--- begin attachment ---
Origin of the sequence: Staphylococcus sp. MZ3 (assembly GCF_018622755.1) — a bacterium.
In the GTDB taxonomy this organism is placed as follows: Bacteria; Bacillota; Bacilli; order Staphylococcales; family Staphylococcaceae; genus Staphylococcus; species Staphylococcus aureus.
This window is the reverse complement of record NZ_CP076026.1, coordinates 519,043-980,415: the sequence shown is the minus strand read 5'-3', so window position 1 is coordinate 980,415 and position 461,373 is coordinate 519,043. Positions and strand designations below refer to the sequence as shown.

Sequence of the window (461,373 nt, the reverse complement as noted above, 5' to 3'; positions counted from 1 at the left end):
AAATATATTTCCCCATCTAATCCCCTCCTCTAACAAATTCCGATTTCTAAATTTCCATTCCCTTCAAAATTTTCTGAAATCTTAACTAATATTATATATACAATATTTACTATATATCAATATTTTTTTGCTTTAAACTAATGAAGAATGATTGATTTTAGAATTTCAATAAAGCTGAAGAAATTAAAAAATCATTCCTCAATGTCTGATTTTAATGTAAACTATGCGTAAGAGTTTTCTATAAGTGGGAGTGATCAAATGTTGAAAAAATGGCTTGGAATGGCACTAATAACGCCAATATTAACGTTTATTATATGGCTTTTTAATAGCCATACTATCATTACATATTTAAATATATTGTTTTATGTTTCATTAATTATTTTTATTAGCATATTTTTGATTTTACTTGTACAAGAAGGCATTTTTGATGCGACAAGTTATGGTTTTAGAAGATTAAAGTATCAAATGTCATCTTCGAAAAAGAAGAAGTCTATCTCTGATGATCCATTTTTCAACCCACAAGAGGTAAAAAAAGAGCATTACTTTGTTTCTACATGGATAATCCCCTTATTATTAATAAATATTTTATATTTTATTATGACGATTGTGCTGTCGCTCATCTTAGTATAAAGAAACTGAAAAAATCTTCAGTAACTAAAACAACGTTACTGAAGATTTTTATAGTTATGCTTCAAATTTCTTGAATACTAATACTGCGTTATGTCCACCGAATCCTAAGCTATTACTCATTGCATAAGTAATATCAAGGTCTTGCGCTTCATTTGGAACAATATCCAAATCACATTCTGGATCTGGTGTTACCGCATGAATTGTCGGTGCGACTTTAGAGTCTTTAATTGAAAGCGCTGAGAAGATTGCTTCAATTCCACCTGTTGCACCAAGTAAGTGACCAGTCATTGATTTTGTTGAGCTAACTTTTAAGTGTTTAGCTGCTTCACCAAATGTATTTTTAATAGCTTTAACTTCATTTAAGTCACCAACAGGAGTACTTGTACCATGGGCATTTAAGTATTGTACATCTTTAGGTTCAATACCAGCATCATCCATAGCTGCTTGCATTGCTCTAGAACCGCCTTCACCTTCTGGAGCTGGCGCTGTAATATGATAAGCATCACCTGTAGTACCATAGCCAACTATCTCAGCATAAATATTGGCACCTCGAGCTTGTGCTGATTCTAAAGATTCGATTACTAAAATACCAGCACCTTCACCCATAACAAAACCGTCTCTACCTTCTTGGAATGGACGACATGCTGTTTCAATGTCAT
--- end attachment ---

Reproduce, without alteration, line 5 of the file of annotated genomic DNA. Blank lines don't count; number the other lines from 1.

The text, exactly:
AAATATATTTCCCCATCTAATCCCCTCCTCTAACAAATTCCGATTTCTAAATTTCCATTCCCTTCAAAATTTTCTGAAATCTTAACTAATATTATATATACAATATTTACTATATATCAATATTTTTTTGCTTTAAACTAATGAAGAATGATTGATTTTAGAATTTCAATAAAGCTGAAGAAATTAAAAAATCATTCCTCAATGTCTGATTTTAATGTAAACTATGCGTAAGAGTTTTCTATAAGTGGGAGTGATCAAATGTTGAAAAAATGGCTTGGAATGGCACTAATAACGCCAATATTAACGTTTATTATATGGCTTTTTAATAGCCATACTATCATTACATATTTAAATATATTGTTTTATGTTTCATTAATTATTTTTATTAGCATATTTTTGATTTTACTTGTACAAGAAGGCATTTTTGATGCGACAAGTTATGGTTTTAGAAGATTAAAGTATCAAATGTCATCTTCGAAAAAGAAGAAGTCTATCTCTGATGATCCATTTTTCAACCCACAAGAGGTAAAAAAAGAGCATTACTTTGTTTCTACATGGATAATCCCCTTATTATTAATAAATATTTTATATTTTATTATGACGATTGTGCTGTCGCTCATCTTAGTATAAAGAAACTGAAAAAATCTTCAGTAACTAAAACAACGTTACTGAAGATTTTTATAGTTATGCTTCAAATTTCTTGAATACTAATACTGCGTTATGTCCACCGAATCCTAAGCTATTACTCATTGCATAAGTAATATCAAGGTCTTGCGCTTCATTTGGAACAATATCCAAATCACATTCTGGATCTGGTGTTACCGCATGAATTGTCGGTGCGACTTTAGAGTCTTTAATTGAAAGCGCTGAGAAGATTGCTTCAATTCCACCTGTTGCACCAAGTAAGTGACCAGTCATTGATTTTGTTGAGCTAACTTTTAAGTGTTTAGCTGCTTCACCAAATGTATTTTTAATAGCTTTAACTTCATTTAAGTCACCAACAGGAGTACTTGTACCATGGGCATTTAAGTATTGTACATCTTTAGGTTCAATACCAGCATCATCCATAGCTGCTTGCATTGCTCTAGAACCGCCTTCACCTTCTGGAGCTGGCGCTGTAATATGATAAGCATCACCTGTAGTACCATAGCCAACTATCTCAGCATAAATATTGGCACCTCGAGCTTGTGCTGATTCTAAAGATTCGATTACTAAAATACCAGCACCTTCACCCATAACAAAACCGTCTCTACCTTCTTGGAATGGACGACATGCTGTTTCAATGTCAT